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  • CTO Interview: Peter Theunis of Methodics

    Article: 8 Reasons Why I Hate My iPhone 5-peter-theunis-methodics.jpgFascinated by computers at a very young age, Peter got his degree in Computer Science and was brought to the Bay Area via AIESEC Berkeley’s student exchange program to write his thesis. He has now more than 15 years of professional experience in software engineering, large scale systems architecture and data center engineering in Silicon Valley startups as well as with Yahoo! where he spent the last 9 years as a systems architect and principal engineer.

    So how does a systems architect at Yahoo! find his way to an EDA IP lifecycle management company like Methodics?
    After spending many years looking at system level issues across multiple industries, I realized that the semiconductor industry is on the verge of experiencing many of the challenges that I have seen before. Today's SoC’s are in fact very complex systems with many of the challenges that other “systems” oriented industries have faced. Semiconductor companies need similar solutions as other industries to allow the complexity of a modern SoC to scale to the tools and methodologies that semiconductor design teams have at hand, but make the overall process much more efficient. Methodics had an excellent foundation to build solutions for the future of Semiconductor design that will scale with the challenges that they will face around complexity.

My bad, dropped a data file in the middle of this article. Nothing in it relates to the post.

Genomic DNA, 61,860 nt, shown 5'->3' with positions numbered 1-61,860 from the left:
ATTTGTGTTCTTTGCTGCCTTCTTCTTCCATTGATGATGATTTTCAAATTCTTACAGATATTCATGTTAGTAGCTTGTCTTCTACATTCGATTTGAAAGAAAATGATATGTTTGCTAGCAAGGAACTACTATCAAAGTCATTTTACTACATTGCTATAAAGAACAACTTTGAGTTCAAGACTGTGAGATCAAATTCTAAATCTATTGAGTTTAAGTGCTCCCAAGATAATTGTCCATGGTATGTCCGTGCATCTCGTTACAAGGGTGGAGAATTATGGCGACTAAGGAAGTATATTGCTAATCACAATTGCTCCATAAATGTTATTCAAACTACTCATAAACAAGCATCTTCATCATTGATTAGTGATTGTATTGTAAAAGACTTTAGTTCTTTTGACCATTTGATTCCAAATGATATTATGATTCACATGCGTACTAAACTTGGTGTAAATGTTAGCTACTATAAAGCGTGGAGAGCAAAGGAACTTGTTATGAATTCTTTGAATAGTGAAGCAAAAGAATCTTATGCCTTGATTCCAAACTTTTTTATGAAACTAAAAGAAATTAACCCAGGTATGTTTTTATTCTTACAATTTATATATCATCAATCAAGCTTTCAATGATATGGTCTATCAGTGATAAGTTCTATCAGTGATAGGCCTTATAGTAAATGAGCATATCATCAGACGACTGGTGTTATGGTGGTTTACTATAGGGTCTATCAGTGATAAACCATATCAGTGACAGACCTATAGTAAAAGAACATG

What type of solutions do you need to provide to design teams to allow them to realize these efficiencies?

    As with any other complex system, it has always been a divide and conquer approach. As SoC’s became common place, many companies started to focus on “reuse”. The main goal was allowing portions of previous designs to be reused to reduce the amount of design effort needed in new designs. As reuse in design teams became commonplace, the need to reuse designs outside of the immediate team, as well as acquire pieces of the design from partners or third parties lead to the notion of IP and IP management. As SoC’s grew larger and more complex, the amount of data and metadata associated with IP’s grew astronomically, and better technology was needed to manage the lifecycle of IP and more complex digital asset management systems were needed.

    I am familiar with IP within the SoC design process, but digital asset management is a new term, can you elaborate?